- Try “I hear you”. It may be a bigger gift than even “I love you”. See which works better for you. ~@AJManik
From my professional experience to your success,
Kate Nasser, The People Skills Coach™
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©2013 Kate Nasser, CAS, Inc. Somerville, NJ. I appreciate your sharing the link to this post on your social streams. However, if you want to re-post or republish the content of this post, please email email@example.com for permission and guidelines. Thank you for respecting intellectual capital.
Kate Nasser, The People Skills Coach™, delivers coaching, consulting, training, and keynotes on leading change, employee engagement, teamwork, and delivering the ultimate customer service. She turns interaction obstacles into interpersonal success. See this site for workshop outlines, keynote footage, and customer results. Kate also invites you to connect with her on Google+, LinkedIn, and Twitter. She welcomes your interaction!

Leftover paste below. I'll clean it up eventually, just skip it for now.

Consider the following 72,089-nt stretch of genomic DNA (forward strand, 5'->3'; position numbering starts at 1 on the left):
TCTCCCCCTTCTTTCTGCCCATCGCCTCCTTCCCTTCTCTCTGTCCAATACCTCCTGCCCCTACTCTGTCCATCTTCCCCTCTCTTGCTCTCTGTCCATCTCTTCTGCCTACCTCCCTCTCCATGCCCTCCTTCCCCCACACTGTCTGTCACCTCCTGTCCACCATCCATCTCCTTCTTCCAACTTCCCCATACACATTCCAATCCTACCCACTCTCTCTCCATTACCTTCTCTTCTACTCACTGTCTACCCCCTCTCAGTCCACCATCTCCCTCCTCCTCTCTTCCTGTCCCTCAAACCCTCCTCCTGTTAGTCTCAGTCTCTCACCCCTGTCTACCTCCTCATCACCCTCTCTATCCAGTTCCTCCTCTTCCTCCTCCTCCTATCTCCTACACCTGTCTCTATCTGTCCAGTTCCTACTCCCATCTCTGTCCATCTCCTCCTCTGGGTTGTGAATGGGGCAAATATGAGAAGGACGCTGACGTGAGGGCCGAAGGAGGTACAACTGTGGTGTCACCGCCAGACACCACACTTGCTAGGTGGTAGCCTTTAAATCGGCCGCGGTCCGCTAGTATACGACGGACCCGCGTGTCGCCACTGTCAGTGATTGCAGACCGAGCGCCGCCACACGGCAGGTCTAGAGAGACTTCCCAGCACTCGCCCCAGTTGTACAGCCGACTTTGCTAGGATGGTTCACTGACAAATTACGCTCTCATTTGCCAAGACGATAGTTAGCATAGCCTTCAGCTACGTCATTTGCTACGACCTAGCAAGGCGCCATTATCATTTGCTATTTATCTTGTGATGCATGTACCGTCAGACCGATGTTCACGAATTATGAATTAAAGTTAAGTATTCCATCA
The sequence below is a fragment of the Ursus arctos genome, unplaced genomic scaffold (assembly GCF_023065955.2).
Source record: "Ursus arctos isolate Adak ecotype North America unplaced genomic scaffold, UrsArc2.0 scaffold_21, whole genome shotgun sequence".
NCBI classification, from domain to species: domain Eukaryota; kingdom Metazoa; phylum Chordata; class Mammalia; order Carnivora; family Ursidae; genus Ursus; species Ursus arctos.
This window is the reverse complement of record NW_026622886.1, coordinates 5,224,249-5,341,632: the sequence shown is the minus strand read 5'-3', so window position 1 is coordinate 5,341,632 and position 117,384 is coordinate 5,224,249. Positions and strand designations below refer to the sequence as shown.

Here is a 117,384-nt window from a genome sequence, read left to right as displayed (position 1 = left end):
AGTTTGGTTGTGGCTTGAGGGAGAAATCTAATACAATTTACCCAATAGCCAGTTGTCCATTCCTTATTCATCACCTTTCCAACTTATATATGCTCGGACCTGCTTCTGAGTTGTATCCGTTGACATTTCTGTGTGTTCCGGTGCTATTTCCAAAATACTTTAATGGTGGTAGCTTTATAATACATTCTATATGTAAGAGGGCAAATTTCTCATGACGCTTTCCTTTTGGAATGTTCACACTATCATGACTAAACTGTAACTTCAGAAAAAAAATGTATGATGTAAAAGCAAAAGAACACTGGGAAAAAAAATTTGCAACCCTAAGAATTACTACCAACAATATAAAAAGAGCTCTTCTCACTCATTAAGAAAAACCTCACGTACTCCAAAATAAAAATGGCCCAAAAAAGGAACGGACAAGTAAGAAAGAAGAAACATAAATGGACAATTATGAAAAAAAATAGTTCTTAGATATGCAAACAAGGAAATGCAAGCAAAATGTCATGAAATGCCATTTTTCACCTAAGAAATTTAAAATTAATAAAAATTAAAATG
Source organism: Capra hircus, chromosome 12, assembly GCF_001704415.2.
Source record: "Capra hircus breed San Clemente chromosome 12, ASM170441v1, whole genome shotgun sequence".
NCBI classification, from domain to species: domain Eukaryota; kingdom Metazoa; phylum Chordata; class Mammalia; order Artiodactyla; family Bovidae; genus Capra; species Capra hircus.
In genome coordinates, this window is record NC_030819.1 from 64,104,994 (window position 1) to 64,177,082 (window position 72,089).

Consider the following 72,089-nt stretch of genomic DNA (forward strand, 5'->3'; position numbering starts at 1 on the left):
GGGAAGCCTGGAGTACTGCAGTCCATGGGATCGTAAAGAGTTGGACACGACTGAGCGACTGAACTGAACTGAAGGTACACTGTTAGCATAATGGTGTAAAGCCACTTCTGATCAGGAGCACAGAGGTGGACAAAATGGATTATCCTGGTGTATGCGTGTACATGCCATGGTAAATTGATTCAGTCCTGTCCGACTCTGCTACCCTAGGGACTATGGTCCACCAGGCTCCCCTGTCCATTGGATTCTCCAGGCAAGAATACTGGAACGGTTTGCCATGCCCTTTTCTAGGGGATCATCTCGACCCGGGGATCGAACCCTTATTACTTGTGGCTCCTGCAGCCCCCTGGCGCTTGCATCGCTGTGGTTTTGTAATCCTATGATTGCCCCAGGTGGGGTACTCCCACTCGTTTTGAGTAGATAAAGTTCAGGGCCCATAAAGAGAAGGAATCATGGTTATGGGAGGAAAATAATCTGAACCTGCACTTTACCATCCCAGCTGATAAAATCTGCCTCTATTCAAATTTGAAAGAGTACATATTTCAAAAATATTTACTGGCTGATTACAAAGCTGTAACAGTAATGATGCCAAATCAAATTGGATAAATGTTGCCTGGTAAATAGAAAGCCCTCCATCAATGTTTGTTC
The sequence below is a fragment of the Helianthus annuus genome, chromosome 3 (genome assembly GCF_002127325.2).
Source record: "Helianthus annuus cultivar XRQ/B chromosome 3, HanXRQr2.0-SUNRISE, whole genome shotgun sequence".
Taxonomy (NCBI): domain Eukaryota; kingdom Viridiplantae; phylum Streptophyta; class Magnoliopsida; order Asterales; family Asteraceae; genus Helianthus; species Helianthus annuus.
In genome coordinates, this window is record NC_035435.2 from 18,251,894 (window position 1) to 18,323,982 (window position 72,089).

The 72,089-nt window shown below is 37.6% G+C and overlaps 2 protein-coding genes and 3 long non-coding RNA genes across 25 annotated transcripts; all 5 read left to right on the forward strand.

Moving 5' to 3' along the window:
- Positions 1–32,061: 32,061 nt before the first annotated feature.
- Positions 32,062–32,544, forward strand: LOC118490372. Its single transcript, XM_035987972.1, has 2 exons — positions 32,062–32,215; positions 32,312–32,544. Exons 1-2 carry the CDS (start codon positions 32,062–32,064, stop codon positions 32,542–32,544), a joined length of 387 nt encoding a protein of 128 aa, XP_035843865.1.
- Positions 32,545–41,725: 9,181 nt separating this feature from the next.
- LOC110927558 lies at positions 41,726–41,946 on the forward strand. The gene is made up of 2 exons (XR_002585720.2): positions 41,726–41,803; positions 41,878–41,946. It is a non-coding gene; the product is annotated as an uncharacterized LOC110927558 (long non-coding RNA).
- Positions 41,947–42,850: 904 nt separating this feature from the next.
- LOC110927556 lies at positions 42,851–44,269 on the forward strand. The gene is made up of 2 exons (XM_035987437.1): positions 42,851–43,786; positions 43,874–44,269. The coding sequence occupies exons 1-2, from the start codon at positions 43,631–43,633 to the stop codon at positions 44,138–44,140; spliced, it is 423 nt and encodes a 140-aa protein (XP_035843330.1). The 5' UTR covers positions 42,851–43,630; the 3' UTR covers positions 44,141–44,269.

Wonderful post Kate. Thanks for being creative in delivering your message through our input! I like viewing my input in your post 🙂
I always teach my kids the difference between listening and hearing. When they repeat the same mistake again I remind them that they weren’t listening go my warning… They simply were hearing the noise of my words but no the meaning 🙂
I loved your choice of keeping that quote till the end:
Try “I hear you”. It may be a bigger gift than even “I love you”. See which works better for you. ~@AJManik
I promise to work on that in the coming year
Not only was your quote a great contribution, your story here expands this even more. We are models for children and all those we teach. A great calling and worthy of our time and effort.